An amateur boxer must make the weight at the initial weigh-in; there is no opportunity to try again later. There is a “general weigh-in” before the start of the tournament and a “daily weigh-in” on the morning of each of a fighter’s bouts. At the general weigh-in, the fighter must be between the weight class’s upper and lower limits; only the upper limit is enforced at the daily weigh-in. A fighter outside the limit at the initial weigh-in may be allowed to fight in a different class if there is space in the tournament. At major events such as boxing at the Olympics, there is a limit of one boxer per country per weight class.

List of Weight Classes

Strawweight (Minimum Weight)

Weight Limit: 105 pounds

Top Historical Fighters: Historians most often tab Mexico’s Ricardo Lopez as the best minimum weight fighter of all time. His undefeated boxing career (51-0-1) included a decade-long run as champion with 22 title defences against heavy opposition. Other important figures include Cuba’s slick-moving Ivan Calderon and Thailand’s Chana Porpaoin.

Top Fighters Today: Converted muay Thai boxer Knockout CP Freshmart is probably the best strawweight marauder on planet earth right now, and he’s for sure the one with the coolest boxing nickname (his given name is Thammanoon Niyomtrong). Wanheng Menayothin and Byron Rojas are also top contenders in a most popular division outside the United States’ confines.

Junior Flyweight

Weight Limit: 108 pounds

Top Historical Fighters: Jung-Koo Chang was a hard-hitting, South Korean dynamo who ruled the 1980s with an iron fist, while Michael Carbajal’s superb technical skill and thunderous power punching against Chiquita Gonzalez in 1993 probably garnered the newfound division respect among mainstream boxing fans. Both are equally revered in boxing circles as all-time greats.

Top Fighters Today: Undefeated Japanese fighters Ken Shiro and Kosei Tanaka appear to be on the verge of making names for themselves in their homeland. At the same time, Mexico’s Pedro Guevara remains a relevant alternative in a division most often associated with fighters from outside the United States.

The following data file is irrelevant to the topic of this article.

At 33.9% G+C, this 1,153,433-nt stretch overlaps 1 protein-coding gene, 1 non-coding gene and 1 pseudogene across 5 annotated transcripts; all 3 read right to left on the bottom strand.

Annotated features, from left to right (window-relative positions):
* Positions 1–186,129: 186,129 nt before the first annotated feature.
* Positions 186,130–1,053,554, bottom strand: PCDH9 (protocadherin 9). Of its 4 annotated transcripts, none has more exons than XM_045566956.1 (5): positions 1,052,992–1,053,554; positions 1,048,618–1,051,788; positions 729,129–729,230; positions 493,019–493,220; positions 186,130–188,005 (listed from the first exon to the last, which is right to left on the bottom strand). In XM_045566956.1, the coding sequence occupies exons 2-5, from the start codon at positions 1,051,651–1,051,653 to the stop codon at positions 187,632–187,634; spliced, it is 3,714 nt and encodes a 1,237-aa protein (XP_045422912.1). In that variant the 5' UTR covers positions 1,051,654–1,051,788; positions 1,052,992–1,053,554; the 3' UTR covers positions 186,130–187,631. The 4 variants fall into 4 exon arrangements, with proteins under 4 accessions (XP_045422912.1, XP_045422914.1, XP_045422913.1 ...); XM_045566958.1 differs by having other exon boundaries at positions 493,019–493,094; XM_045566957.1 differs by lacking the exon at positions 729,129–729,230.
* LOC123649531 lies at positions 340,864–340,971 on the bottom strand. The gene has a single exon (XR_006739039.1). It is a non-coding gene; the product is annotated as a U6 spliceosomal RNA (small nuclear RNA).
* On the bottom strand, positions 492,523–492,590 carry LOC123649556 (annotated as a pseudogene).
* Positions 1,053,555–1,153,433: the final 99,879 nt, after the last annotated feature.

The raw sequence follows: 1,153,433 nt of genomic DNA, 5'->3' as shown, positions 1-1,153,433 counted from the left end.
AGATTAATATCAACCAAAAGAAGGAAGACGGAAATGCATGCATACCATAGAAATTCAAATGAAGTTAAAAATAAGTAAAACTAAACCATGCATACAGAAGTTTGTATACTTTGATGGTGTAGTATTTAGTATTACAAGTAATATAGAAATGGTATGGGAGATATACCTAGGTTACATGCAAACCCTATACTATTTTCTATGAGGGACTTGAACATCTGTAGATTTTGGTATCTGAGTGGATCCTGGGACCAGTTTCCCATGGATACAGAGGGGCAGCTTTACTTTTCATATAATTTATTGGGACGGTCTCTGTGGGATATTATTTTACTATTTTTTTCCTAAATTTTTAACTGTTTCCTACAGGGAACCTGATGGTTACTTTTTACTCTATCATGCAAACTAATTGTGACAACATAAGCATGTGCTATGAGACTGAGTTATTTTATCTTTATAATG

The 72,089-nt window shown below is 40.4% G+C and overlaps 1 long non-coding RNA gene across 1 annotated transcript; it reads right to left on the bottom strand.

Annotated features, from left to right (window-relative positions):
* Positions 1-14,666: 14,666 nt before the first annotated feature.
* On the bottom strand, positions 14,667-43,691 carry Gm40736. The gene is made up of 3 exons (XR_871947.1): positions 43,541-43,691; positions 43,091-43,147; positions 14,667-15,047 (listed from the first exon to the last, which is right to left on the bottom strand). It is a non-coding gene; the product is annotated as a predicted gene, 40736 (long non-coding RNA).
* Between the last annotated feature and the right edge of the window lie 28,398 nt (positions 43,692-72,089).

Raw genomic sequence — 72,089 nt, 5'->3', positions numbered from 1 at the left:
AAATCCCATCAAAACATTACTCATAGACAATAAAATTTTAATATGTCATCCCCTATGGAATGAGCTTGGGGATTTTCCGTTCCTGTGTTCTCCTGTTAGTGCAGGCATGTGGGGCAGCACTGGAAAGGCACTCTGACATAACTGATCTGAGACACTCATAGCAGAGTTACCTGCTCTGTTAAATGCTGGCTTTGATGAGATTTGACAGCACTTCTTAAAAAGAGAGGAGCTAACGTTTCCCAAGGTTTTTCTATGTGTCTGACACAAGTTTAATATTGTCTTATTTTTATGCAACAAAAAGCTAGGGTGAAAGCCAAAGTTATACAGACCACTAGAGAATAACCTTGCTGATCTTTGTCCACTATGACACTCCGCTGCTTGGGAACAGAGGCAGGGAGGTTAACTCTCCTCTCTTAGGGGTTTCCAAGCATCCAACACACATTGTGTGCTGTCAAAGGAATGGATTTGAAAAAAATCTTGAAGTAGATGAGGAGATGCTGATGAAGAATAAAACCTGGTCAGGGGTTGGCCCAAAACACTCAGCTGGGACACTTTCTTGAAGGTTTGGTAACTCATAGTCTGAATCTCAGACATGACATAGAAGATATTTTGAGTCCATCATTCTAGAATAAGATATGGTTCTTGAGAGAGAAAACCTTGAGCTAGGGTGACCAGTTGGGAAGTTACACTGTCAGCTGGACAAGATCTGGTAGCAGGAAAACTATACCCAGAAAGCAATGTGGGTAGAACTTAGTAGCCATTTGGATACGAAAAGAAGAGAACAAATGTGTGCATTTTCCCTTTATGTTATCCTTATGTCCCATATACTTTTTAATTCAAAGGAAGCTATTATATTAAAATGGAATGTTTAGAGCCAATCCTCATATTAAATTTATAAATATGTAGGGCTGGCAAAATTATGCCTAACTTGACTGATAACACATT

Girl Boxer


Weight Limit: 112 pounds

Top Historical Fighters: Great Britain’s Jimmy Wilde is considered one of the best fighters in boxing history. He still holds boxing’s most extended win streak total at 103, and by the time he retired in 1923, he was one of boxing’s most beloved pugilists. A stark contrast was Mexico’s Pancho Villa, who died at the tender age of 23 but solidified himself as one of the most talented fighters ever in just a three-year professional career.

Top Fighters Today: Today’s flyweight division isn’t what it was just a year or two ago, with many of the top stars moving up in weight, but Japanese fighters Kazuto Ioka and Daigo Higa, alongside Filipino bottle rocket Donnie Nietes, still provide plenty of action-packed excitement for flyweight fans.

Junior Bantamweight

Weight Limit: 115 pounds

Top Historical Fighters: The 1980s were full of quality junior bantamweight bouts, and the cream of the crop was from Thailand. The heavily muscled Khaosai Galaxy defended his belt 19 times during that time frame, and tough-guy Gilberto Roman proved the division in a complementary manner to make the era one of the best in 115-pound history.

Top Fighters Today: Today’s junior bantamweight field is just as impressive. Srisaket Sor Rungvisai supplanted longtime little fighter kingpin Roman Gonzalez as the division’s best. The rugged Juan Francisco Estrada and “Little Monster” Naoya Inoue are rounding out a field of four fighters as good as any in the sport today.


Weight Limit: 118 pounds